"Bioactive glasses (BGs) are being increasingly investigated as antibacterial materials for developing scaffolds for bone tissue engineering (TE). Such applications are based on the biochemical reactions occurring on the BG surface in contact with the biological environment, which involve the (controlled) release of biologically active ions during BG scaffold degradation. Such ions are capable of stimulating specific cellular responses involved in bone tissue growth . In addition, BGs can induce immunomodulatory effects to trigger bone regeneration and wound healing . Expressing a further functionality of BGs, specific compositions are designed to release ions with antibacterial effect (Ag, Cu, Zn, Ga among other).
In this presentation, ion doped BGs will be discussed in the broad context of their use in bone tissue engineering. In particular, results will be presented to illustrate the osteogenic, angiogenic and antibacterial effect of a series of silicate and borate BGs. Specific concentrations of such ions enhance the secretion of vascular endothelial growth factor and the different mechanisms by which different ions induce angiogenesis will be discussed. The results of vitro studies will be presented that show the effect of ion concentration (following BG dissolution) on stem cell behavior. In an attempt to enhance the mechanical and biological performance of BG scaffolds, the polymer coating approach will be discussed. Such coatings (using synthetic or natural polymers) provide additional functionalities , for example, incorporating mesoporous BG nanoparticles as therapeutic drug carriers. Thus, the dual, simultaneous and tuned release of biologically active ions and therapeutic drugs (both antibiotics and growth factors) from BG scaffolds can be exploited to induce synergistic antibacterial, osteogenic and angiogenic effects.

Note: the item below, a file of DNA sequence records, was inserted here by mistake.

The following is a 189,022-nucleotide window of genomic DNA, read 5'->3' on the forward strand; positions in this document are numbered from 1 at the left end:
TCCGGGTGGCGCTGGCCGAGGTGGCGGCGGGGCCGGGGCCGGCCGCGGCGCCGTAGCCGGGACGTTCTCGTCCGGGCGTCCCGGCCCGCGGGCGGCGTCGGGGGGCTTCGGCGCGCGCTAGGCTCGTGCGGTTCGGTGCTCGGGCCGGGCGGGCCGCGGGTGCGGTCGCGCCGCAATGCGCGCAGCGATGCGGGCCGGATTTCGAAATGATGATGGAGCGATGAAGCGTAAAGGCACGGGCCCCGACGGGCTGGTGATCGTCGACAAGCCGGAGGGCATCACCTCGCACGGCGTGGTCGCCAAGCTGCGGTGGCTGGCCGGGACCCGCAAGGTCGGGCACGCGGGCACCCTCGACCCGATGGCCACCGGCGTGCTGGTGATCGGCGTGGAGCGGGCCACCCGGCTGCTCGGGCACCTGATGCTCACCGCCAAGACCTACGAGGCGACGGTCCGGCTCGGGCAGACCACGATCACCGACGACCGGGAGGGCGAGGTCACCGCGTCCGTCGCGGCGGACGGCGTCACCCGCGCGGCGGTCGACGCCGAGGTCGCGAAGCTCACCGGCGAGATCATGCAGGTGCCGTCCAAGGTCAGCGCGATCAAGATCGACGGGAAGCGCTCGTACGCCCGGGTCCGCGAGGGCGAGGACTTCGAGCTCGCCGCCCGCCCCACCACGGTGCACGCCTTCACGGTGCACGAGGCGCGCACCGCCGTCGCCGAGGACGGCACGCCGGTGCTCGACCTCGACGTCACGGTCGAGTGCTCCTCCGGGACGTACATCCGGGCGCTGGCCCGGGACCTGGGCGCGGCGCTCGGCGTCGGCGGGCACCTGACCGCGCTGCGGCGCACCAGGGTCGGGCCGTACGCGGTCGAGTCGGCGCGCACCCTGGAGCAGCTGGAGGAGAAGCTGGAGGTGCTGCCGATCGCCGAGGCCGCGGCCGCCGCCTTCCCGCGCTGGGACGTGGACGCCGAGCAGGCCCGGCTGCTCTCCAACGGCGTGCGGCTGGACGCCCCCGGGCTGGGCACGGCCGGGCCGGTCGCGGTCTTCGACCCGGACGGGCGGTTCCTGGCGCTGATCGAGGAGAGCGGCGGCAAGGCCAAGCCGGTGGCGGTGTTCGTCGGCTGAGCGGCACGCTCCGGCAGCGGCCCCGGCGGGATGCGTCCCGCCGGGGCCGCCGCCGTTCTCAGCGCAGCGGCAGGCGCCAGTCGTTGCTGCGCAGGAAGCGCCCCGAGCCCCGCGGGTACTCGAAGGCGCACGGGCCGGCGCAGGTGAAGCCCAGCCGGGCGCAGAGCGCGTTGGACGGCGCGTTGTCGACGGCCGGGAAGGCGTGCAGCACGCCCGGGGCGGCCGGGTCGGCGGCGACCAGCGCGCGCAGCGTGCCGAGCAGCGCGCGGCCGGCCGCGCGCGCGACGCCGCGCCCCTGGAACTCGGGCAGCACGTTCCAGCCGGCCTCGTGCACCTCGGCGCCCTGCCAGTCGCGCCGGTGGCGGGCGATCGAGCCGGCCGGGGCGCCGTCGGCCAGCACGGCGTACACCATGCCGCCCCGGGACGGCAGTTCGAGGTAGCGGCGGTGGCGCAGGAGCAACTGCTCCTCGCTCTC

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 T. Reiter; et al. Bioactive glass based scaffolds coated with gelatin for the sustained release of icariin. Bioactive Mater. 4 (2019) 1-7. "